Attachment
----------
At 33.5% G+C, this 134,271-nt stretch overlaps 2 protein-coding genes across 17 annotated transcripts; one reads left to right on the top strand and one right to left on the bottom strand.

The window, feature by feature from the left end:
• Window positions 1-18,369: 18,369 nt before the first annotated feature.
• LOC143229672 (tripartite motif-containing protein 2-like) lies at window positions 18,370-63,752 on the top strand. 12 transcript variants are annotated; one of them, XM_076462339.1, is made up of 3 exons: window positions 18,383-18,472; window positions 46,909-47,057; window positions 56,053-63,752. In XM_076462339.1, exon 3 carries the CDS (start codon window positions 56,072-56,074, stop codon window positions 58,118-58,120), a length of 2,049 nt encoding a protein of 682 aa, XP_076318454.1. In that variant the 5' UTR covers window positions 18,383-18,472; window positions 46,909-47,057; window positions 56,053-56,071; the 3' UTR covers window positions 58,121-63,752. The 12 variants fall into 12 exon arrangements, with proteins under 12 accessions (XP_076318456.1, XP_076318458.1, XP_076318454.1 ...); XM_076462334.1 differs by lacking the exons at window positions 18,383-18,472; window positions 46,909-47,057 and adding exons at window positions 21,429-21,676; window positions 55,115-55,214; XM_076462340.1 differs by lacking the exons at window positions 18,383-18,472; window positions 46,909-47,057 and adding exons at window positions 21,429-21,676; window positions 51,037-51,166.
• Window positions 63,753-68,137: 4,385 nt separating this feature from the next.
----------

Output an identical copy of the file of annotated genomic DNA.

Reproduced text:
At 33.5% G+C, this 134,271-nt stretch overlaps 2 protein-coding genes across 17 annotated transcripts; one reads left to right on the top strand and one right to left on the bottom strand.

The window, feature by feature from the left end:
• Window positions 1-18,369: 18,369 nt before the first annotated feature.
• LOC143229672 (tripartite motif-containing protein 2-like) lies at window positions 18,370-63,752 on the top strand. 12 transcript variants are annotated; one of them, XM_076462339.1, is made up of 3 exons: window positions 18,383-18,472; window positions 46,909-47,057; window positions 56,053-63,752. In XM_076462339.1, exon 3 carries the CDS (start codon window positions 56,072-56,074, stop codon window positions 58,118-58,120), a length of 2,049 nt encoding a protein of 682 aa, XP_076318454.1. In that variant the 5' UTR covers window positions 18,383-18,472; window positions 46,909-47,057; window positions 56,053-56,071; the 3' UTR covers window positions 58,121-63,752. The 12 variants fall into 12 exon arrangements, with proteins under 12 accessions (XP_076318456.1, XP_076318458.1, XP_076318454.1 ...); XM_076462334.1 differs by lacking the exons at window positions 18,383-18,472; window positions 46,909-47,057 and adding exons at window positions 21,429-21,676; window positions 55,115-55,214; XM_076462340.1 differs by lacking the exons at window positions 18,383-18,472; window positions 46,909-47,057 and adding exons at window positions 21,429-21,676; window positions 51,037-51,166.
• Window positions 63,753-68,137: 4,385 nt separating this feature from the next.